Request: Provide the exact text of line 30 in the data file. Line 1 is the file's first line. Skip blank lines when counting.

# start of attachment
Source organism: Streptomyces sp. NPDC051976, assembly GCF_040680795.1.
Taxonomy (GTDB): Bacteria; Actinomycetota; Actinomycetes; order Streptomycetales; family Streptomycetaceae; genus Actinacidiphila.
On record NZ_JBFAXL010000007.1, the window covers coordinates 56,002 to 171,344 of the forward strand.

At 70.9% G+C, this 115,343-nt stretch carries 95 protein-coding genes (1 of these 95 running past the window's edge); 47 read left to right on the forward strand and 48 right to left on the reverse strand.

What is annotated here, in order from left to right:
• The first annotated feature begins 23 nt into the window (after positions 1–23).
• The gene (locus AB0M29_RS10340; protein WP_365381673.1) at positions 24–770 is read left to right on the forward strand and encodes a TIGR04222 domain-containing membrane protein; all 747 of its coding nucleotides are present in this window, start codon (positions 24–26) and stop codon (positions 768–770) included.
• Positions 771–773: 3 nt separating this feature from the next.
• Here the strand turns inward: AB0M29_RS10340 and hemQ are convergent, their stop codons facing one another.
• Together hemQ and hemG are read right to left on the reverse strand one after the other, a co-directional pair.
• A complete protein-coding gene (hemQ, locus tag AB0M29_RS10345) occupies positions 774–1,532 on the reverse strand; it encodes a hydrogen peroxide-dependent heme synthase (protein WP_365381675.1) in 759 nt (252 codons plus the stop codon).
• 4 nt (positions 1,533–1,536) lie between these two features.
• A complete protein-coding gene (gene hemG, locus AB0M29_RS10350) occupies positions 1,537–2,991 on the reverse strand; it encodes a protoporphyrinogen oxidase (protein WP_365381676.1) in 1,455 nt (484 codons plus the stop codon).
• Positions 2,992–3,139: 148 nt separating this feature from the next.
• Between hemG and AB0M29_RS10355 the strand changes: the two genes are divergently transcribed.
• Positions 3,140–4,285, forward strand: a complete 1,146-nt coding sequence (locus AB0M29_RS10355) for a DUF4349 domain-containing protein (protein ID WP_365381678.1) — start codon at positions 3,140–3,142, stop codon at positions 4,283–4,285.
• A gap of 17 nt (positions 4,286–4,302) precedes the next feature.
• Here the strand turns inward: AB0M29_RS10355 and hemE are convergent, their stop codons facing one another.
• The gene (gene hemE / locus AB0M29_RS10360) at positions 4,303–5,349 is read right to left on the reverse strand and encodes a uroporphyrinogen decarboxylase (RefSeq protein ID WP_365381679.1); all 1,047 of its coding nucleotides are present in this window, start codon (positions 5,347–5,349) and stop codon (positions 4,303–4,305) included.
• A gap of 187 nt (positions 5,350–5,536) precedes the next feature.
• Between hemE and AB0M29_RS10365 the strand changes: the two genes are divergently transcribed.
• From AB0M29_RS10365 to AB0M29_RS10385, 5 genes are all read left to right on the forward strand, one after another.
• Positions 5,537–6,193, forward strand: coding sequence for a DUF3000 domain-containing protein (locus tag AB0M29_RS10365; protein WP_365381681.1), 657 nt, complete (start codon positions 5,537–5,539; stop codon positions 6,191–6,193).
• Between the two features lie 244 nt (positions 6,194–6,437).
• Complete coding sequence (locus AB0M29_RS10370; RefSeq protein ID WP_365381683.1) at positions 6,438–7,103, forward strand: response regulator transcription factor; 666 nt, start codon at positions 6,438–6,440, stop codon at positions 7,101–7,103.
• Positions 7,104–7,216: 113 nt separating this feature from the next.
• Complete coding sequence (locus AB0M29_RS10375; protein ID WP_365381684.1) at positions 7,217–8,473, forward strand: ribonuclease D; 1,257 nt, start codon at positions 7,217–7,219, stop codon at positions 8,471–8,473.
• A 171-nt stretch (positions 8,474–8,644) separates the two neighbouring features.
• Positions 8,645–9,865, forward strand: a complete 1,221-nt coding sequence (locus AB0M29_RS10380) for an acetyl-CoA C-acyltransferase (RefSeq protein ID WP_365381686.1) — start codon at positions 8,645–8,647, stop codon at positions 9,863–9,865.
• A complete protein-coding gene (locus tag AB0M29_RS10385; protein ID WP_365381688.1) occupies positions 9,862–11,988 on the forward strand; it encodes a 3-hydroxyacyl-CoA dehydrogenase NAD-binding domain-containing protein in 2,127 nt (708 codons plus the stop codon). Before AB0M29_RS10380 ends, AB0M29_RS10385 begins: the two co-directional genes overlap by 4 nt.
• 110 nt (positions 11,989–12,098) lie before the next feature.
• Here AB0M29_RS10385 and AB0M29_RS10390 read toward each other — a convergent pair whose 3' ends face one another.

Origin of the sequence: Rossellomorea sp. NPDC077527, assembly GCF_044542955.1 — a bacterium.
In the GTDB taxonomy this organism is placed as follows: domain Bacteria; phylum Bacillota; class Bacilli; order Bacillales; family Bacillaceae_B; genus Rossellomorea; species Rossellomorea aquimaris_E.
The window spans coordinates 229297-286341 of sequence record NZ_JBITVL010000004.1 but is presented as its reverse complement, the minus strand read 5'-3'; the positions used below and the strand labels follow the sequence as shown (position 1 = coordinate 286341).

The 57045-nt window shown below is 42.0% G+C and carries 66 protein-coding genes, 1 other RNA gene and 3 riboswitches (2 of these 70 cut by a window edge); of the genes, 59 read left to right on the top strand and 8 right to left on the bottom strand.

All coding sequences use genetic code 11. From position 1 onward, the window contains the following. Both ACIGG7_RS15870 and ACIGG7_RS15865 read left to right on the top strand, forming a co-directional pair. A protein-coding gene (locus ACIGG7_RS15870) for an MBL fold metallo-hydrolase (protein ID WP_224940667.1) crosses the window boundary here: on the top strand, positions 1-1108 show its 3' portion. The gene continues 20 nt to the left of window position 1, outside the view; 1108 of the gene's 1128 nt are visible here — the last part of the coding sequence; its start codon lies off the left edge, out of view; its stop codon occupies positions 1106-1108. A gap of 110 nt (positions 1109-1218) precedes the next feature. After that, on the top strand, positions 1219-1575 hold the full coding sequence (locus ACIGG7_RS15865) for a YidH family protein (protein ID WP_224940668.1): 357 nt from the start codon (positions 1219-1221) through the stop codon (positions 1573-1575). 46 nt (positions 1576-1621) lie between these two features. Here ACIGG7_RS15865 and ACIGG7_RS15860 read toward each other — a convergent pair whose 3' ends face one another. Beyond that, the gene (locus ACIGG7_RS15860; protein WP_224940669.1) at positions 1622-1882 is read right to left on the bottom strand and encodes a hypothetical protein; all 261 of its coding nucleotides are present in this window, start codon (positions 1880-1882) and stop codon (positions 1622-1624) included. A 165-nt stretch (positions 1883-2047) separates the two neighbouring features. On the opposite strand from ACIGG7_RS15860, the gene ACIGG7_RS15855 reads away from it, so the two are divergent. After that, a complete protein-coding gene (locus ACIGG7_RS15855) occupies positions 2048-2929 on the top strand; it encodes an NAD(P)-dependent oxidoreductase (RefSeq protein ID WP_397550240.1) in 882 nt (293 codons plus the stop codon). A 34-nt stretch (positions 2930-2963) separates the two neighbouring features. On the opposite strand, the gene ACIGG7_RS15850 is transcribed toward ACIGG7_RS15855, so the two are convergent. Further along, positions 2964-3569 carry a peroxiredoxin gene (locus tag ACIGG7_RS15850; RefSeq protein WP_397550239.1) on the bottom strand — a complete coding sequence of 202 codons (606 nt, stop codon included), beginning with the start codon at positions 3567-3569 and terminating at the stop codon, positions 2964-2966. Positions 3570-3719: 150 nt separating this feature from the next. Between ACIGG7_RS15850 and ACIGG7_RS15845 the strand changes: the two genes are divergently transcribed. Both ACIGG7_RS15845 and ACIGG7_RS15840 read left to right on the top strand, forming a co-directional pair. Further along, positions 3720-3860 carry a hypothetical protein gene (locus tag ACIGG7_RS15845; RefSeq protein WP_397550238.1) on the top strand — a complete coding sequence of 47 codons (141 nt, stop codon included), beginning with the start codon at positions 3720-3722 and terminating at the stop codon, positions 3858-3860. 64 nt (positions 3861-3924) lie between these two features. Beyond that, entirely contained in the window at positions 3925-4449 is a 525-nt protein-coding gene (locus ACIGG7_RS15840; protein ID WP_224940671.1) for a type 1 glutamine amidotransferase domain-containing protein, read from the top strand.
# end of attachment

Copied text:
• A complete protein-coding gene (locus tag AB0M29_RS10385; protein ID WP_365381688.1) occupies positions 9,862–11,988 on the forward strand; it encodes a 3-hydroxyacyl-CoA dehydrogenase NAD-binding domain-containing protein in 2,127 nt (708 codons plus the stop codon). Before AB0M29_RS10380 ends, AB0M29_RS10385 begins: the two co-directional genes overlap by 4 nt.